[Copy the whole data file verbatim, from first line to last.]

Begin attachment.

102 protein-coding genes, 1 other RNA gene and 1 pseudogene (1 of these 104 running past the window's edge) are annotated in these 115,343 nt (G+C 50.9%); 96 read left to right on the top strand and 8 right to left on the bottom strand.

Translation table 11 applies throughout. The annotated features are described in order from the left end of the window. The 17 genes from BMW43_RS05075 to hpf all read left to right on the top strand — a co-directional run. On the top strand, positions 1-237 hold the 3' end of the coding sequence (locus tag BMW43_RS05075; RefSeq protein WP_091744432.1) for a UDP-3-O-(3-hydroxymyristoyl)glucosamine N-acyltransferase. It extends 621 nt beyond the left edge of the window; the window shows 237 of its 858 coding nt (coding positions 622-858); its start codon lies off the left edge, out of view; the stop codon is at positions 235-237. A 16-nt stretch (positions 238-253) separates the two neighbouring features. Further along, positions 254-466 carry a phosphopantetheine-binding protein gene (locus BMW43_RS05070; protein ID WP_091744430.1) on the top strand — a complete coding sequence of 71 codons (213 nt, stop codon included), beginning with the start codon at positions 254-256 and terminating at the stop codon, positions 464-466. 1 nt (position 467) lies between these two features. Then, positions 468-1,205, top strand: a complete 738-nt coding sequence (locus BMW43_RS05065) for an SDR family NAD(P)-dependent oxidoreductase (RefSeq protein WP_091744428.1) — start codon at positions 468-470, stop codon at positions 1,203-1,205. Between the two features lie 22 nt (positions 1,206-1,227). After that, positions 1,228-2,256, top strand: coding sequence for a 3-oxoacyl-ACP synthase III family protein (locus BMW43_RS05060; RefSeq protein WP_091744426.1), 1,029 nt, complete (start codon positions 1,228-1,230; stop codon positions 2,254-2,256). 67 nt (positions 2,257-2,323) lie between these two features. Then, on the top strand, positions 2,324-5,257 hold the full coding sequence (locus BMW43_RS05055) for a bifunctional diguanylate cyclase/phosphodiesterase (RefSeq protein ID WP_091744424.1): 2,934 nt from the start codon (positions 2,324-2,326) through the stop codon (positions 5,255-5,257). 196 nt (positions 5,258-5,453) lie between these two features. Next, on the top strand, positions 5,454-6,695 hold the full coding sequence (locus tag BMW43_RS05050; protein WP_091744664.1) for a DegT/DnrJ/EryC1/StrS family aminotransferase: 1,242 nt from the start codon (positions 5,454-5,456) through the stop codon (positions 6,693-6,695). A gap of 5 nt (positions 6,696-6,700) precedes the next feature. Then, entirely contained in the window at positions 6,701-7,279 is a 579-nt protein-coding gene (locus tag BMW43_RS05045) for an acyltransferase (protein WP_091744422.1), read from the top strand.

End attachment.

102 protein-coding genes, 1 other RNA gene and 1 pseudogene (1 of these 104 running past the window's edge) are annotated in these 115,343 nt (G+C 50.9%); 96 read left to right on the top strand and 8 right to left on the bottom strand.

Translation table 11 applies throughout. The annotated features are described in order from the left end of the window. The 17 genes from BMW43_RS05075 to hpf all read left to right on the top strand — a co-directional run. On the top strand, positions 1-237 hold the 3' end of the coding sequence (locus tag BMW43_RS05075; RefSeq protein WP_091744432.1) for a UDP-3-O-(3-hydroxymyristoyl)glucosamine N-acyltransferase. It extends 621 nt beyond the left edge of the window; the window shows 237 of its 858 coding nt (coding positions 622-858); its start codon lies off the left edge, out of view; the stop codon is at positions 235-237. A 16-nt stretch (positions 238-253) separates the two neighbouring features. Further along, positions 254-466 carry a phosphopantetheine-binding protein gene (locus BMW43_RS05070; protein ID WP_091744430.1) on the top strand — a complete coding sequence of 71 codons (213 nt, stop codon included), beginning with the start codon at positions 254-256 and terminating at the stop codon, positions 464-466. 1 nt (position 467) lies between these two features. Then, positions 468-1,205, top strand: a complete 738-nt coding sequence (locus BMW43_RS05065) for an SDR family NAD(P)-dependent oxidoreductase (RefSeq protein WP_091744428.1) — start codon at positions 468-470, stop codon at positions 1,203-1,205. Between the two features lie 22 nt (positions 1,206-1,227). After that, positions 1,228-2,256, top strand: coding sequence for a 3-oxoacyl-ACP synthase III family protein (locus BMW43_RS05060; RefSeq protein WP_091744426.1), 1,029 nt, complete (start codon positions 1,228-1,230; stop codon positions 2,254-2,256). 67 nt (positions 2,257-2,323) lie between these two features. Then, on the top strand, positions 2,324-5,257 hold the full coding sequence (locus BMW43_RS05055) for a bifunctional diguanylate cyclase/phosphodiesterase (RefSeq protein ID WP_091744424.1): 2,934 nt from the start codon (positions 2,324-2,326) through the stop codon (positions 5,255-5,257). 196 nt (positions 5,258-5,453) lie between these two features. Next, on the top strand, positions 5,454-6,695 hold the full coding sequence (locus tag BMW43_RS05050; protein WP_091744664.1) for a DegT/DnrJ/EryC1/StrS family aminotransferase: 1,242 nt from the start codon (positions 5,454-5,456) through the stop codon (positions 6,693-6,695). A gap of 5 nt (positions 6,696-6,700) precedes the next feature. Then, entirely contained in the window at positions 6,701-7,279 is a 579-nt protein-coding gene (locus tag BMW43_RS05045) for an acyltransferase (protein WP_091744422.1), read from the top strand.